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Beijing Court Holds Gig Economy Platforms Partially Liable for Employees’ Death From Overwork

Tue, 20 Dec 2022
Categories: China Legal Trends

On 11 Nov. 2022, in a case where a deliveryman died of a sudden illness while delivering food, Chaoyang Primary People’s Court of Beijing found that the food deliveryman himself, the food delivery platform (gig economy platform), and his employer (outsourcing company of the food delivery platform) should be responsible for 10%, 20%, and 70% of this situation respectively.

The deliveryman was employed by an outsourcing company that cooperated with the food delivery platform and received delivery orders from that platform.

Some magnates of Chinese gig economy platforms, such as the ride-hailing platform Didi, and takeout delivery platform Meituan, often sign cooperation agreements with outsourcing companies to hire employees in order to circumvent and transfer the employer liability to those companies.

Late at night on 9 May 2021, the deliveryman, who collapsed when suffering a sudden illness on his way to deliver food, eventually died after not being discovered for several hours. His relatives believed that the takeout platform didn’t fulfill its necessary obligation to rescue and thus brought a lawsuit against it.

After the hearing, the court held that both the takeout platform and the outsourcing company were at fault, of which the latter party, the employer, had to bear the primary responsibility. As a result, the court ruled that the two parties should pay compensation of more than 1.5 million yuan to Liu’s family.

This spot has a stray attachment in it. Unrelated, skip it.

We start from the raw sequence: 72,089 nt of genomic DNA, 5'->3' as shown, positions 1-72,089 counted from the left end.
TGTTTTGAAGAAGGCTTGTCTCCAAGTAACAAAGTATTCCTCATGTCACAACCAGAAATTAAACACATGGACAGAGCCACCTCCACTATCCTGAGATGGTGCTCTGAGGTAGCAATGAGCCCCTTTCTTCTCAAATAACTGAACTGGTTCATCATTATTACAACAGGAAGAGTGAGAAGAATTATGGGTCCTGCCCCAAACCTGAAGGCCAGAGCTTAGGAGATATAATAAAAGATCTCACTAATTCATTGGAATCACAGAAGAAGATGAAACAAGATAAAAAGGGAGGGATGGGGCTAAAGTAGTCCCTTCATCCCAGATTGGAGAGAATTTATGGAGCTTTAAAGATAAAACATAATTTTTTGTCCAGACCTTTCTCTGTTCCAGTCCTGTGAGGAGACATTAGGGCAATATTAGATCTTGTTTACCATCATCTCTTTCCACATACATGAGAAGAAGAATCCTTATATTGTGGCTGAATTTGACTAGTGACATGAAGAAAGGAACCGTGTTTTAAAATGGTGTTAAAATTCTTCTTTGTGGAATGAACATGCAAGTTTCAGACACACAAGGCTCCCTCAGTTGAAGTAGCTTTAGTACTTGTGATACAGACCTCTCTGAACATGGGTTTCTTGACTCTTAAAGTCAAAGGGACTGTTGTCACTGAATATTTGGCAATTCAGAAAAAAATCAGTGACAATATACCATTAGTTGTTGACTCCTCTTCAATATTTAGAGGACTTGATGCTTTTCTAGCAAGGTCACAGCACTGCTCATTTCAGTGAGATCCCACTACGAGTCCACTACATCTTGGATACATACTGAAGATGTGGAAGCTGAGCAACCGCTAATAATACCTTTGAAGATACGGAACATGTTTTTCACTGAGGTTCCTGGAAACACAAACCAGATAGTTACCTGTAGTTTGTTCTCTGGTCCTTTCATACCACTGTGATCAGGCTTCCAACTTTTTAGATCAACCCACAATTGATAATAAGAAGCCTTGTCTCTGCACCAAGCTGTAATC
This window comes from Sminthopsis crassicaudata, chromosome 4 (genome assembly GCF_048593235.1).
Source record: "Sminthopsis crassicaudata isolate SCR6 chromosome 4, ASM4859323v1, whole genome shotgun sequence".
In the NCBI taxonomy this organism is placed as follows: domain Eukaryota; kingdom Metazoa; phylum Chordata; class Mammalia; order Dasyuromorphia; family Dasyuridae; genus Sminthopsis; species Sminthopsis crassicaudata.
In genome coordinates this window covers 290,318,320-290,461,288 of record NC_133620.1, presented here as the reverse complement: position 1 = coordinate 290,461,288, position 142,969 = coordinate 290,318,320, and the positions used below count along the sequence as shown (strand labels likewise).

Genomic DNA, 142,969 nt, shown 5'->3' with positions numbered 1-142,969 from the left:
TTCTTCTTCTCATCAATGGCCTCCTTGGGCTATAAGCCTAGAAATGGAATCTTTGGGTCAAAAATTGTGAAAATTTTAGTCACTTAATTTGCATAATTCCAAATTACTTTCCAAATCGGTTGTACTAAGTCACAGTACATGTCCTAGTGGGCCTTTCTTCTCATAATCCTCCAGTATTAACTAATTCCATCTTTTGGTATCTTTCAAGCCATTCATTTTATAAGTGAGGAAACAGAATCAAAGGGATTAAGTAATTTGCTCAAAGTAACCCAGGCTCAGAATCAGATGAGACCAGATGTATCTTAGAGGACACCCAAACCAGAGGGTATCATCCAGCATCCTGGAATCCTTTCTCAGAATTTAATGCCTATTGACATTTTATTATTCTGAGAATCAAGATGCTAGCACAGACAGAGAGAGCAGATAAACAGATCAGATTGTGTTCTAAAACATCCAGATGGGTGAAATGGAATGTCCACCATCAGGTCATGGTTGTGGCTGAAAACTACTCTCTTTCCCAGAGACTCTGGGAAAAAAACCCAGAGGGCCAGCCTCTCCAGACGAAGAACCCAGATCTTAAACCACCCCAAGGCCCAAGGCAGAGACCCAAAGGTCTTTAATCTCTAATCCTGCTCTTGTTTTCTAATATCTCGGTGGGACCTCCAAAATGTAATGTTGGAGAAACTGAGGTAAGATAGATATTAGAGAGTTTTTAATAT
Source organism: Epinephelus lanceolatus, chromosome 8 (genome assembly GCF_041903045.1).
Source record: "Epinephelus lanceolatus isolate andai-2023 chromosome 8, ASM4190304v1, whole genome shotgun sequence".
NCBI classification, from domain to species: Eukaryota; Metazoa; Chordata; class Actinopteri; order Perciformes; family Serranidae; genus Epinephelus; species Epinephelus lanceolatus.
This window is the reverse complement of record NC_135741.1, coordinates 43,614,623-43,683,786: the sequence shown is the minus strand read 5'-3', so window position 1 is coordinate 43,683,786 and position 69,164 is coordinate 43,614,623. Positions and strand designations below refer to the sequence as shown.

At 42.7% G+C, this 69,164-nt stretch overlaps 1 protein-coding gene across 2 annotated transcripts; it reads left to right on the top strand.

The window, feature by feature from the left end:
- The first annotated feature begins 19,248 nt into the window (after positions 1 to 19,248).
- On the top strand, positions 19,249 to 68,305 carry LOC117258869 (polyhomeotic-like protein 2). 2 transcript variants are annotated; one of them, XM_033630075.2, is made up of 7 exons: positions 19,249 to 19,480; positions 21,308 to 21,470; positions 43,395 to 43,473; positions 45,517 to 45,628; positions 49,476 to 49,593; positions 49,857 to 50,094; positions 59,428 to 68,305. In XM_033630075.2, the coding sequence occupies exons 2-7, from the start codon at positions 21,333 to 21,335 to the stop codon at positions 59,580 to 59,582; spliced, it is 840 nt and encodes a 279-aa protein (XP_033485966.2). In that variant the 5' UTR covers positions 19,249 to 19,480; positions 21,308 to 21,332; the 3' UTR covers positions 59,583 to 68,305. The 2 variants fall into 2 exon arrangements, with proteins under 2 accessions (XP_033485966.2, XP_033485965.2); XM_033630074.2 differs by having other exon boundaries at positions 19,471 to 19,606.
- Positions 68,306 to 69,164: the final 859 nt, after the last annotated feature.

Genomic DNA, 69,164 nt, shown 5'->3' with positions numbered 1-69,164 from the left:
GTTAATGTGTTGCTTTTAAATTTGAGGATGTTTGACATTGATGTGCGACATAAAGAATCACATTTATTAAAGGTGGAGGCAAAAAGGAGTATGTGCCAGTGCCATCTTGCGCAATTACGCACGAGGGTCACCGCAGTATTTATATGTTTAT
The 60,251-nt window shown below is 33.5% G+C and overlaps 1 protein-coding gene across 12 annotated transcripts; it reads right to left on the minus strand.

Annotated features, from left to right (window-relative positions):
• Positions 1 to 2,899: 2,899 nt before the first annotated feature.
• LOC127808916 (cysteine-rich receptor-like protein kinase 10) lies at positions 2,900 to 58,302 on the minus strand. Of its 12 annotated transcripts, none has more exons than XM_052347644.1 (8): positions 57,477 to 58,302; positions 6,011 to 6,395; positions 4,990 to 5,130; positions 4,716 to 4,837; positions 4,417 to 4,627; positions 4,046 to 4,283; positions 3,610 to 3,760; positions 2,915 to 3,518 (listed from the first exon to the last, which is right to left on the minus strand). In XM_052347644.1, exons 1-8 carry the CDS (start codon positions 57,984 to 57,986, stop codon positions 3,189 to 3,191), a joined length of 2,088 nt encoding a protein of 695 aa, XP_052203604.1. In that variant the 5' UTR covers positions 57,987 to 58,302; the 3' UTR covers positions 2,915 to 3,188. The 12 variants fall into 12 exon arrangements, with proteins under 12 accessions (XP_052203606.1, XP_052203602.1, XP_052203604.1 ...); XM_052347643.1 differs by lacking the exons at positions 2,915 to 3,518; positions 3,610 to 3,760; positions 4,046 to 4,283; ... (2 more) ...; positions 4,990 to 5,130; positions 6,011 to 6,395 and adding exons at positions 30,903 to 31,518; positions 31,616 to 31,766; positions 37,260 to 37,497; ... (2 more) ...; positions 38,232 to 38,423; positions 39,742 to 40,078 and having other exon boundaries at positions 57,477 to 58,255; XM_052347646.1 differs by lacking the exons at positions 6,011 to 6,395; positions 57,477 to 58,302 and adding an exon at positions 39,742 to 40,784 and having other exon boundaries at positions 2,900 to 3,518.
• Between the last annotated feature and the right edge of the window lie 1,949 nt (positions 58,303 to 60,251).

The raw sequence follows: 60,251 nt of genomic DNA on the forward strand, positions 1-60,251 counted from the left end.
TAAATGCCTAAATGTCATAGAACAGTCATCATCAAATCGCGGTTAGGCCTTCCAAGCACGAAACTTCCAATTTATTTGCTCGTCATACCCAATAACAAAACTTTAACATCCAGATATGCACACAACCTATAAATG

The Chinese government has been trying to reconcile the interests of gig economy platforms with those of employees, so as to protect the rights of employees while avoiding excessive high human resource costs for gig economy platforms. For a detailed discussion, please see our previous post “Ride-hailing Drivers in China: Not Employees, But Independent Contractors”.

The views of Chinese Judges on this policy were presented in another post, which argued that: “the new policy issued by the Chinese government in July 2021 puts forward another type of relationship, namely the “quasi-employment relationship”. The policy refers to it as “a circumstance not fully consistent with the employment relationship”.

This type of “quasi-employment relationship” on the one hand, does not acknowledge that gig workers have already fallen under the employment status, and on the other hand, requires the platform to bear some of the obligations as an employer.

The purpose of this policy is to balance the interests of the platform and gig workers, namely, a compromise reached by both sides.

In other words, the quasi-employment relationship has become a buffer zone between the general civil relationship and the employment relationship.”

 

 

Cover Photo by Taha on Unsplash

Contributors: CJO Staff Contributors Team

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